Nowadays, material composition goes beyond just features and specifications that need to be a constant element in manufacturing commitments; today, sustainability and design as part of the circular economy play an essential role. This is why product designers, manufacturers and brands around the globe are exploring new and fascinating processes to transform product design and create materials that have a positive impact for people and, more importantly, on our beautiful planet. Nevertheless, how can we ensure that a material complies with sustainability and circular economy requirements? In short, through the Cradle to Cradle™ Seal or Certification.
What are the principles and requirements of Cradle to Cradle™?
Cradle to Cradle™ Certified status is rooted in the masterful Cradle to Cradle™ Design Principles established by William McDonough and Dr Michael Braungart, who set out three essential principles:
First, a circular and closed lifecycle. In other words, all products must be 100% recycled and, in addition, their end-of-life must not cause any environmental damage.
Second, the importance of renewable energy. We should ensure that design processes use quality energy from ecological resources.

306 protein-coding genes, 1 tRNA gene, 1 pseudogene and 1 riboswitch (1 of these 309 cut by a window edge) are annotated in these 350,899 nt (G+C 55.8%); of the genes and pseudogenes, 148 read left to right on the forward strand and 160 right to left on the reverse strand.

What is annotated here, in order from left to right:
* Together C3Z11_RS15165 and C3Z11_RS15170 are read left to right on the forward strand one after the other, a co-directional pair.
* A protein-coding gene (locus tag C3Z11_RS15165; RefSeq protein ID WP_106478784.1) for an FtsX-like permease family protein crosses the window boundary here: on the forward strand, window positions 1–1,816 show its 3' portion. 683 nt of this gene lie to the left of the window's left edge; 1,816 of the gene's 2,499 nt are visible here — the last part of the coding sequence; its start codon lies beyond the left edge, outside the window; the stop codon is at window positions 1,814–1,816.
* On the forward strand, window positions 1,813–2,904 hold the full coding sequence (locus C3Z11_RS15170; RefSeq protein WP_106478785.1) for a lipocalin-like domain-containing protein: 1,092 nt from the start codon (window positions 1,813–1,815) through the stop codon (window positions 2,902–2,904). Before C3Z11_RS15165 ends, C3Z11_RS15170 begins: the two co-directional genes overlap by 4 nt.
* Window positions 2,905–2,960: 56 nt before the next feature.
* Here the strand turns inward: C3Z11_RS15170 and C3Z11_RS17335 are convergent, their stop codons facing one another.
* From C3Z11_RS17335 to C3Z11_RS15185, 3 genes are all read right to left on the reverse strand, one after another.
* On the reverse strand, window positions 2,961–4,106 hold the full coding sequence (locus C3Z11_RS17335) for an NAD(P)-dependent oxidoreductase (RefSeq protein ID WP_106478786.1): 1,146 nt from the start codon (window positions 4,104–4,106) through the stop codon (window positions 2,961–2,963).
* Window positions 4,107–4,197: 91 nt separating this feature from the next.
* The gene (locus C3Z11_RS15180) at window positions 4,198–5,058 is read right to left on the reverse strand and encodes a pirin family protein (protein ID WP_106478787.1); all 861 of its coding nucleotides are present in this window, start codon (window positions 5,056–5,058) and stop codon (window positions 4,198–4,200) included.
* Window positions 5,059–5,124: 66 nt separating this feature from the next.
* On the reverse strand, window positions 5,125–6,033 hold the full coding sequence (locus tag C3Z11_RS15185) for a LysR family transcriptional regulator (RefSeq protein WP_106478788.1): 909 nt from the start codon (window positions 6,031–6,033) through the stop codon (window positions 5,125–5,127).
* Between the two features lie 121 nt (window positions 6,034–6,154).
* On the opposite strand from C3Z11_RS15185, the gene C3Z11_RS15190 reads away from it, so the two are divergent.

Third, celebrate diversity. Products should be designed taking into account their biological, social and cultural aspects.
Cradle to Cradle™ architectural materials: a huge leap in sustainable architecture
Many architects have taken to heart the words of Dr Michael Braungart—one of the Cradle to Cradle™ Seal creators—in their work:
‘In Cradle to Cradle™ product manufacture, we normally say that only chemical substances that we could ingest are used. They should be designed to be part of biological systems.’
Despite this not being completely possible in practical terms, the underlying sense is a way to grasp this exemplary approach to manufacturing or designing a new product.
In construction or architecture, this would be a project based on a more effective ecological design without any energy being wasted and where all construction uses sustainable and renewable materials. Designs that adhere to the Cradle to Cradle™ method are projects that admirably imitate and subtly merge with nature.
One clear example of this type of architecture is the Park project in Amsterdam by William McDonough + Partners from 2017. This was the first workplace inspired by Cradle to Cradle™—an exceptionally sustainable business park housing around 88,000 m2 of office space. The project was developed by Delta Development Group, VolkerWessels and Reggeborgh Groep.
This marvellous project operates entirely on renewable energy and includes other sustainable elements such as hot and cold storage, solar panels and an helophyte water filtration system. Moreover, in line with the Cradle to Cradle™ philosophy, all elements used in the manufacture process can be completely upcycled at the end of their shelf life.
Cradle to Cradle™ materials for interior design projects: design and sustainability